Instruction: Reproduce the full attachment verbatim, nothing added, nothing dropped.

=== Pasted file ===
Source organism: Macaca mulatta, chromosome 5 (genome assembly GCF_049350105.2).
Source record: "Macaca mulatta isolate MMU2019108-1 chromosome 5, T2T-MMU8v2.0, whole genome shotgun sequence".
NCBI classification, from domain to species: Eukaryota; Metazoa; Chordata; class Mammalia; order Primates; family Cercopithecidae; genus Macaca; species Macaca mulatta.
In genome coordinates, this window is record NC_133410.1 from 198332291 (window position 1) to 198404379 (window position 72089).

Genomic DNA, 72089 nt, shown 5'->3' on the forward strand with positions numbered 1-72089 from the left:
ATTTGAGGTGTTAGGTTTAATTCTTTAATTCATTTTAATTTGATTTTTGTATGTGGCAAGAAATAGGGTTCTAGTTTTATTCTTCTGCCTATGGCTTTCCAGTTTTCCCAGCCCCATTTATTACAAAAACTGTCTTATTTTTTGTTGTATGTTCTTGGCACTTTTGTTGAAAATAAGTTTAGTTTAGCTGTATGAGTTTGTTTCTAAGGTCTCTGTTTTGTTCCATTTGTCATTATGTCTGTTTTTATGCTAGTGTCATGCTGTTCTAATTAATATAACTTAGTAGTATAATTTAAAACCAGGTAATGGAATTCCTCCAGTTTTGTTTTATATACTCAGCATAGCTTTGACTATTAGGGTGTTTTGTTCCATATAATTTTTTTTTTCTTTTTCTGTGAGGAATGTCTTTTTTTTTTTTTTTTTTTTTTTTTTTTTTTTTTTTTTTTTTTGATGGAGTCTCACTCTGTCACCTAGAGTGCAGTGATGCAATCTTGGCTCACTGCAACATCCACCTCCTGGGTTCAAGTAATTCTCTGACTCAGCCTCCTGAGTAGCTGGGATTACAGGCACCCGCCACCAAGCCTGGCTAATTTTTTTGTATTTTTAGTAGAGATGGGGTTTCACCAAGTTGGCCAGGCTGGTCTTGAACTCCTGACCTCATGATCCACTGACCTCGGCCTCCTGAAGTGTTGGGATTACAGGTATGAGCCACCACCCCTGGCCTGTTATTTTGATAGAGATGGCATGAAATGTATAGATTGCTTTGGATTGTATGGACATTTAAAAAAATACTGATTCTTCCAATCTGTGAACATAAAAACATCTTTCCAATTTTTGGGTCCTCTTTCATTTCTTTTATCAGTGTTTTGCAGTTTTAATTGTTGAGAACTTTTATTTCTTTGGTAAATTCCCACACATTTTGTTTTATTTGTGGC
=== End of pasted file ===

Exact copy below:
Source organism: Macaca mulatta, chromosome 5 (genome assembly GCF_049350105.2).
Source record: "Macaca mulatta isolate MMU2019108-1 chromosome 5, T2T-MMU8v2.0, whole genome shotgun sequence".
NCBI classification, from domain to species: Eukaryota; Metazoa; Chordata; class Mammalia; order Primates; family Cercopithecidae; genus Macaca; species Macaca mulatta.
In genome coordinates, this window is record NC_133410.1 from 198332291 (window position 1) to 198404379 (window position 72089).

Genomic DNA, 72089 nt, shown 5'->3' on the forward strand with positions numbered 1-72089 from the left:
ATTTGAGGTGTTAGGTTTAATTCTTTAATTCATTTTAATTTGATTTTTGTATGTGGCAAGAAATAGGGTTCTAGTTTTATTCTTCTGCCTATGGCTTTCCAGTTTTCCCAGCCCCATTTATTACAAAAACTGTCTTATTTTTTGTTGTATGTTCTTGGCACTTTTGTTGAAAATAAGTTTAGTTTAGCTGTATGAGTTTGTTTCTAAGGTCTCTGTTTTGTTCCATTTGTCATTATGTCTGTTTTTATGCTAGTGTCATGCTGTTCTAATTAATATAACTTAGTAGTATAATTTAAAACCAGGTAATGGAATTCCTCCAGTTTTGTTTTATATACTCAGCATAGCTTTGACTATTAGGGTGTTTTGTTCCATATAATTTTTTTTTTCTTTTTCTGTGAGGAATGTCTTTTTTTTTTTTTTTTTTTTTTTTTTTTTTTTTTTTTTTTTTTGATGGAGTCTCACTCTGTCACCTAGAGTGCAGTGATGCAATCTTGGCTCACTGCAACATCCACCTCCTGGGTTCAAGTAATTCTCTGACTCAGCCTCCTGAGTAGCTGGGATTACAGGCACCCGCCACCAAGCCTGGCTAATTTTTTTGTATTTTTAGTAGAGATGGGGTTTCACCAAGTTGGCCAGGCTGGTCTTGAACTCCTGACCTCATGATCCACTGACCTCGGCCTCCTGAAGTGTTGGGATTACAGGTATGAGCCACCACCCCTGGCCTGTTATTTTGATAGAGATGGCATGAAATGTATAGATTGCTTTGGATTGTATGGACATTTAAAAAAATACTGATTCTTCCAATCTGTGAACATAAAAACATCTTTCCAATTTTTGGGTCCTCTTTCATTTCTTTTATCAGTGTTTTGCAGTTTTAATTGTTGAGAACTTTTATTTCTTTGGTAAATTCCCACACATTTTGTTTTATTTGTGGC